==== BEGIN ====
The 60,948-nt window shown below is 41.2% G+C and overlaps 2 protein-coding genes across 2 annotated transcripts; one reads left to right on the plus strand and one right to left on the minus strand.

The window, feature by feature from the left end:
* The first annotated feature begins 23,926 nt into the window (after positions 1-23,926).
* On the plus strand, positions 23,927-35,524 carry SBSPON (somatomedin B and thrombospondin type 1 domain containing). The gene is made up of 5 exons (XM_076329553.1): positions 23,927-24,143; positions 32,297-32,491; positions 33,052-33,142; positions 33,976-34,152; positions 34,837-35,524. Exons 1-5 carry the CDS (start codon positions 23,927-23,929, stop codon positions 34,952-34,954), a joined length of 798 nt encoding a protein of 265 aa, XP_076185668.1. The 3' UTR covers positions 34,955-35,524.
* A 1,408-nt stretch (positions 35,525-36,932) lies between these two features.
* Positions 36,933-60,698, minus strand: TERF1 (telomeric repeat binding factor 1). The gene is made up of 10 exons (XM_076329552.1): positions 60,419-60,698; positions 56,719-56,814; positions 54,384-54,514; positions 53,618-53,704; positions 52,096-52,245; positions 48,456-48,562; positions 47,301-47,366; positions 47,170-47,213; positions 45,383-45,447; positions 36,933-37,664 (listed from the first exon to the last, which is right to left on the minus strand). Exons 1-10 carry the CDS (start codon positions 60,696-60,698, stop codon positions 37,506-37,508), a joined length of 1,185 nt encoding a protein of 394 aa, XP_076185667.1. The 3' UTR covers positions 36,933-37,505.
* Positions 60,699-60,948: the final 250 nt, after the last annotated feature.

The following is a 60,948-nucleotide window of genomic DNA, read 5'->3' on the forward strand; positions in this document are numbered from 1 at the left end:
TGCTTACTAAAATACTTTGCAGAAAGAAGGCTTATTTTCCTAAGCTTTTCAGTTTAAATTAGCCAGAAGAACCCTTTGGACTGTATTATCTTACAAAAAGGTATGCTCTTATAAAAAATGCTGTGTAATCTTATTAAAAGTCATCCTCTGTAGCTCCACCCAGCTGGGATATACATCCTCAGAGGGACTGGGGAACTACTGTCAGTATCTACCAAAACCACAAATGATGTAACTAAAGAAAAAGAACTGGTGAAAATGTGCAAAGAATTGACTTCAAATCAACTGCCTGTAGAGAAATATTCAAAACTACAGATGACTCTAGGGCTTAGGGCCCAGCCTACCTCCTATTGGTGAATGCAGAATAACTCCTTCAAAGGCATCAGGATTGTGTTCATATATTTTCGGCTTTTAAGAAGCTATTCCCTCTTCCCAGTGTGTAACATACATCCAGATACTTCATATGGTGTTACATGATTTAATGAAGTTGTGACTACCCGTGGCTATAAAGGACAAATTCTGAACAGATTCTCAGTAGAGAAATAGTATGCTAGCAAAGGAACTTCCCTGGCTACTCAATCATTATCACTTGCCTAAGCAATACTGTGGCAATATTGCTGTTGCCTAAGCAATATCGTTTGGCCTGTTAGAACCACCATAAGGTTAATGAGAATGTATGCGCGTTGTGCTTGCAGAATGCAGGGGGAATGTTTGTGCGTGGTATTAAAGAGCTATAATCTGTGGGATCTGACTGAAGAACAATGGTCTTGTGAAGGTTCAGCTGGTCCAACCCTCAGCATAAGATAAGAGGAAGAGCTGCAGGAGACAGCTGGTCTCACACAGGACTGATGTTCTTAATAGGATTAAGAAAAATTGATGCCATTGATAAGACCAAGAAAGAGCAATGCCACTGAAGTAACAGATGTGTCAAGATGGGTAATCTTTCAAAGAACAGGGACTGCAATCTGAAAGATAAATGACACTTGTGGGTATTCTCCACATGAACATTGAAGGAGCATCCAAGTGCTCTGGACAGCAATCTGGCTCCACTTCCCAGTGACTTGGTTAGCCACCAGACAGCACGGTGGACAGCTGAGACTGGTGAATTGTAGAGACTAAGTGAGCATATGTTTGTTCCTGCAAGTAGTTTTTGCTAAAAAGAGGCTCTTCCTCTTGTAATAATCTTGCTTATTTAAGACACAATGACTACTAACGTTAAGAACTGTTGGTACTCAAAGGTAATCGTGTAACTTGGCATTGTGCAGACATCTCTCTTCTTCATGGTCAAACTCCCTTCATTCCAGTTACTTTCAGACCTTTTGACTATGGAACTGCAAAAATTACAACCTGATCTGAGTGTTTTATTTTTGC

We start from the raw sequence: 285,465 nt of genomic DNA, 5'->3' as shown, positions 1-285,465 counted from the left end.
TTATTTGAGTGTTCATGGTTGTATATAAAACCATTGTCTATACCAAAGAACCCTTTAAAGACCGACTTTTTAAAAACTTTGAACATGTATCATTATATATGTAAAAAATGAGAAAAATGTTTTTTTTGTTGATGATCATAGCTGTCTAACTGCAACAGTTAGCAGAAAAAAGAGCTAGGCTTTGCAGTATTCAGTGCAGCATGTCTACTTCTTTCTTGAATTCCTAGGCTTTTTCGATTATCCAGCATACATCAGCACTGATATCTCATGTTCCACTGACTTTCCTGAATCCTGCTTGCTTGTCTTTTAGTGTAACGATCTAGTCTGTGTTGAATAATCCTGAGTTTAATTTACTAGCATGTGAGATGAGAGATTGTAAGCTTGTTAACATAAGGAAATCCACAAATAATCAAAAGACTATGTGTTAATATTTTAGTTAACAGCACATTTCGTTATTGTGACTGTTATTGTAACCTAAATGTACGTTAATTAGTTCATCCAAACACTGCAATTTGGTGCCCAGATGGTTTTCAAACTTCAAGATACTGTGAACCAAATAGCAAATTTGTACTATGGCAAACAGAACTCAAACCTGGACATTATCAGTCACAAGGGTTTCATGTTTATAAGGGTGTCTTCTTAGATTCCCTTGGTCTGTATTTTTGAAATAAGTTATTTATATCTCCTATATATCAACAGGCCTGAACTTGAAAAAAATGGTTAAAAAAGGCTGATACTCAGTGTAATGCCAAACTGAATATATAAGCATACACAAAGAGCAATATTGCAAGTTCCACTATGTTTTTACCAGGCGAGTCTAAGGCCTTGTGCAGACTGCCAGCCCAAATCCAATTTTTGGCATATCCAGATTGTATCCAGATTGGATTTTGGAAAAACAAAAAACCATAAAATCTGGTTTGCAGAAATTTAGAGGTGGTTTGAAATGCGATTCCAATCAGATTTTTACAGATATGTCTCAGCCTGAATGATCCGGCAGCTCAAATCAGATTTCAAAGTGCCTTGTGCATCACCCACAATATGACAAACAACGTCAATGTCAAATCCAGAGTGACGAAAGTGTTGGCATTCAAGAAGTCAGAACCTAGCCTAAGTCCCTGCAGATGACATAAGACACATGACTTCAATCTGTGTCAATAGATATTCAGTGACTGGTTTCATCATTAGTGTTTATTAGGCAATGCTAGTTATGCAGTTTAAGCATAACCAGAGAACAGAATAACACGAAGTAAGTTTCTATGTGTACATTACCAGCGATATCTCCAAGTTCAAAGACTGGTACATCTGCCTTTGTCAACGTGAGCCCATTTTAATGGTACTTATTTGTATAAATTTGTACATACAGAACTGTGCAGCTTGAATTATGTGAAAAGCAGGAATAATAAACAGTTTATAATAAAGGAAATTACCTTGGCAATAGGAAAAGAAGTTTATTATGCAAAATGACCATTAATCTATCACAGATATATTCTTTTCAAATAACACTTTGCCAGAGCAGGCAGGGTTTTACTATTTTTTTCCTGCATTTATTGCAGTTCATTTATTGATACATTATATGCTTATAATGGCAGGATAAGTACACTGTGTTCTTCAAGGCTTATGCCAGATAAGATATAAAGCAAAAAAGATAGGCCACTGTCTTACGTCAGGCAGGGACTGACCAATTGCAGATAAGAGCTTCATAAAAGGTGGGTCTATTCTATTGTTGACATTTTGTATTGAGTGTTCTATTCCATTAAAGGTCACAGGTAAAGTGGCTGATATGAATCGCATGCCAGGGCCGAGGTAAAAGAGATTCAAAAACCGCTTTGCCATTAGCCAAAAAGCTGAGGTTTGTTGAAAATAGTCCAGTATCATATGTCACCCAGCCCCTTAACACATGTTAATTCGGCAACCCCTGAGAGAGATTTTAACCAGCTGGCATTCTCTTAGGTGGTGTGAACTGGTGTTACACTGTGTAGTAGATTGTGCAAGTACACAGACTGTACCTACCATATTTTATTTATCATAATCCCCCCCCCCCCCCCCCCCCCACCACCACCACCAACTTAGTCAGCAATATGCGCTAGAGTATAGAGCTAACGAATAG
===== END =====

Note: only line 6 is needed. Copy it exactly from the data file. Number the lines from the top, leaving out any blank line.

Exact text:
* Positions 36,933-60,698, minus strand: TERF1 (telomeric repeat binding factor 1). The gene is made up of 10 exons (XM_076329552.1): positions 60,419-60,698; positions 56,719-56,814; positions 54,384-54,514; positions 53,618-53,704; positions 52,096-52,245; positions 48,456-48,562; positions 47,301-47,366; positions 47,170-47,213; positions 45,383-45,447; positions 36,933-37,664 (listed from the first exon to the last, which is right to left on the minus strand). Exons 1-10 carry the CDS (start codon positions 60,696-60,698, stop codon positions 37,506-37,508), a joined length of 1,185 nt encoding a protein of 394 aa, XP_076185667.1. The 3' UTR covers positions 36,933-37,505.